There was no answer to the question about what if the relief well does not work. And to the question about shutting down the facility, Jimmie Cho, Senior Vice President, Gas Operations and System Integrity and Incident Commander firmly stated that this facility is critical to their reliable delivery of gas. This type of storage is possible only in a few parts of the state.

The Aliso Canyon Storage Facility holds 86 billion cubic feet of gas. At the time the leak began it was 90% full. Due to the leak and the usage of gas, it is now 80% full. To provide a visual image of how much gas 86 billion cubic feet is, it would require 850,000 trucks to transport, which of course it why it is brought in by pipeline. SoCalGas reports that there are no other leaks. Responding to a question about earthquake disaster Cho revealed that they could shut down the entire facility using the Emergency Shut Down System. This revelation caused many to wonder why they don’t use it now. We followed up with Cho. He informs us that activation of the Emergency Shut Down System automatically prevents the injection and withdrawal of gas at the facility. Essentially all above ground flow of gas is shut in and isolated. Since the leak is below ground, below the shut off valves, it would have no impact on stopping the leak.  This is why they have not used it.

The public comment period was designed to allow 30 attendees to make comments for two minutes each. Unfortunately, many of the speakers and attendees were unfamiliar with government meetings where speakers are often granted only one minute to speak and their comments don’t result in immediate dialogue or answers. As people made comments, the crowd became frustrated with the format, and disruptive booing broke out. For safety reasons PRNC President Cracium indicated that she would have to shut the meeting down if attendees could not be respectful.

In response to the crowd’s outcries about long term health impacts, Cracium asked Dr. Cyrus Rangan, Director, Toxics Epidemiology at the Los Angeles County Department of Public Health to respond. He outlined a previous incident several years ago that lasted for six months with 200 times the concentration of mercaptans. He indicated that workers and animals did not display any long term effects, although the incident was only a few years ago. He was not worried about the impacts of mercaptans. What he is worried about are the impacts of benzene, a known carcinogen.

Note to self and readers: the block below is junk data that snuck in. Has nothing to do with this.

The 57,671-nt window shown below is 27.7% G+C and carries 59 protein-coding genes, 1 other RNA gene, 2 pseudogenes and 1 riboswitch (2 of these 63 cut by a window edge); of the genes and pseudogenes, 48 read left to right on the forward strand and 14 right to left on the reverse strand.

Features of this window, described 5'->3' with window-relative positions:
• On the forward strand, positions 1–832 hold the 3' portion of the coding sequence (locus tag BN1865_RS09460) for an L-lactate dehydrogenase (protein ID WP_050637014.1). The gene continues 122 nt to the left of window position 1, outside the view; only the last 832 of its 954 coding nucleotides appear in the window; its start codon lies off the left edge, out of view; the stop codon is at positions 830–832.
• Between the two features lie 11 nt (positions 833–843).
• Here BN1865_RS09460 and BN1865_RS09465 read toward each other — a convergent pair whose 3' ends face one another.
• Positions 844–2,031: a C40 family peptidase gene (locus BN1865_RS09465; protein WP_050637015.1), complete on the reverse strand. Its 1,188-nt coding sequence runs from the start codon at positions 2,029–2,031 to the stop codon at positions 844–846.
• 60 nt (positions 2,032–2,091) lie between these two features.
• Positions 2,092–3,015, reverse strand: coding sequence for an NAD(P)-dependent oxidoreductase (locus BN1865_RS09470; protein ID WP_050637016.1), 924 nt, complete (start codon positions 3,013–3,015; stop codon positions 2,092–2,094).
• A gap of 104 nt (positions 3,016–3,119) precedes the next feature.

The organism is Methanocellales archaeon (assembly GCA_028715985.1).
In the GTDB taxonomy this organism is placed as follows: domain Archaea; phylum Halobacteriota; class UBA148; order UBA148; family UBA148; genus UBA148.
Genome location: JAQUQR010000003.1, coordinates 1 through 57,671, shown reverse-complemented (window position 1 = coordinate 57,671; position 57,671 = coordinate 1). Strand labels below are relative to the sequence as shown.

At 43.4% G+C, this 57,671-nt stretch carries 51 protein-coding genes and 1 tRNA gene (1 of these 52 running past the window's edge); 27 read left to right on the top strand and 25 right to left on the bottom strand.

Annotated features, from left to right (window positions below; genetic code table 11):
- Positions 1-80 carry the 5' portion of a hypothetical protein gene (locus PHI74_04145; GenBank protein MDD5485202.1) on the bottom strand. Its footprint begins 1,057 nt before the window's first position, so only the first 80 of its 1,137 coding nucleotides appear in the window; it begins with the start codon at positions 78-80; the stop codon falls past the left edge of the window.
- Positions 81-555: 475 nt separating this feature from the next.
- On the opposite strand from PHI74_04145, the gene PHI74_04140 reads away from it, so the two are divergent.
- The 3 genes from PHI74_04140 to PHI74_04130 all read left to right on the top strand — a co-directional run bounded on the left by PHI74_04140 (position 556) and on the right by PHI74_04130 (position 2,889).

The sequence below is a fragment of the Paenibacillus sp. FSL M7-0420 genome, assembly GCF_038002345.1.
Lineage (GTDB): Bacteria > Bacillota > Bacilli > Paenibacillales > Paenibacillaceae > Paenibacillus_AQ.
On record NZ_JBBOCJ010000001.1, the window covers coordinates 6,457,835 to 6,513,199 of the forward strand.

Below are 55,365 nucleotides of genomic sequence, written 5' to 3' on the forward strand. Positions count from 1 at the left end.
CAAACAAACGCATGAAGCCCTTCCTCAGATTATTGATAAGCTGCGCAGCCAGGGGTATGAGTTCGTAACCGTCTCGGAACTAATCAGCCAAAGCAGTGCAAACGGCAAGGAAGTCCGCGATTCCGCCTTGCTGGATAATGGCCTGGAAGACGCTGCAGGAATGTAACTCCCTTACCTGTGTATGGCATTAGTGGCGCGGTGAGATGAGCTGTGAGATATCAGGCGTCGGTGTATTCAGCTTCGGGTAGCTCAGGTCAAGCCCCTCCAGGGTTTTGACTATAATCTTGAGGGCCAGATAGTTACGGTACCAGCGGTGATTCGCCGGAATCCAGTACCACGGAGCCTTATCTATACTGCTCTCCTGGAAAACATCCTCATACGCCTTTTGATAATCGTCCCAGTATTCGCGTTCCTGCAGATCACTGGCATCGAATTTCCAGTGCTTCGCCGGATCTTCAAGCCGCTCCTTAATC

Most of the public comment speakers were respectful and thanked the PRNC and Councilmember Englander for advocating on their behalf.

After four hours the meeting concluded and because many people still had questions for LAUSD, they were allowed to stay in the church sanctuary with LAUSD to continue their discussion while the rest of the agencies staffed tables outside and answered individual questions.

Panelists Included (not a complete list):

Jimmie Cho, Senior Vice President, Gas Operations and System Integrity and Incident Commander, SoCalGas

Gillian Wright, Vice President of Customer Service, SoCalGas

Dr. Steve Bohlen, head of California Department of Conservation Division of Oil, Gas, and Geothermal Resources (DOGGR)

Jorn Herner, Chief, California Environmental Protection Agency Air Resources Board. JHerner [at] arb.ca.gov, 916-324-9299

Teresa Schilling, Assistant Director, State of California, Department of Conservation, Public Affairs Office. Teresa.Schilling [at] conservation.ca.gov, 916-323-1886.

Hans Christian Ipsen, Emergency Management Coordinator, City of Los Angeles, Chris.Ipsen [at] lacity.org, 213-484-4892.

Vivan Ekchian, Local District Superintendent, LAUSD, 818-654-3611

Nicole Vartanian, Staff Assistant to Congressman Steve Knight. Nicole.Vartanian [at] mail.house.gov, 661-255-5630

Henry Stern, Representing the office Senator Fran Pavley. Concerns should be directed to the district office of Senator Fran Pavley 818-876-3352. Senator.Pavley [at] sen.ca.gov

Stephanie English, Community Services Liaison, County of Los Angeles Fire. Stephanie.English [at] fire.lacounty.gov, 661-250-2710

Jerrod DeGonia, San Fernando Valley Field Deputy, County Supervisor Michael Antonovich, JDeGonia [at] lacbos.org, 818 993-5170

Dr. Cyrus Rangan, Director, Toxics Epidemiology at the Los Angeles County Department of Public Health. crangan [at] ph.lacounty.gov, (213) 738-3220

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The Porter Ranch Neighborhood Council is an organization that is officially certified by the City of Los Angeles to increase our influence with City lawmakers and departments to improve our community.

The PRNC came about as a result of Los Angeles City Charter Reform and interested stakeholders in our community. The Board is elected by stakeholders and holds monthly meetings, usually on the first Wednesday of the month. The agenda is emailed to those who subscribe (see the green box in the upper corner), on our website here and posted at 11280 Corbin Avenue, Northridge, CA 91326 on a bulletin board facing Corbin street.

The Board is comprised of volunteers who want to help you make Porter Ranch a better place to live, work and grow. We can't do it for you, but we can do it with you.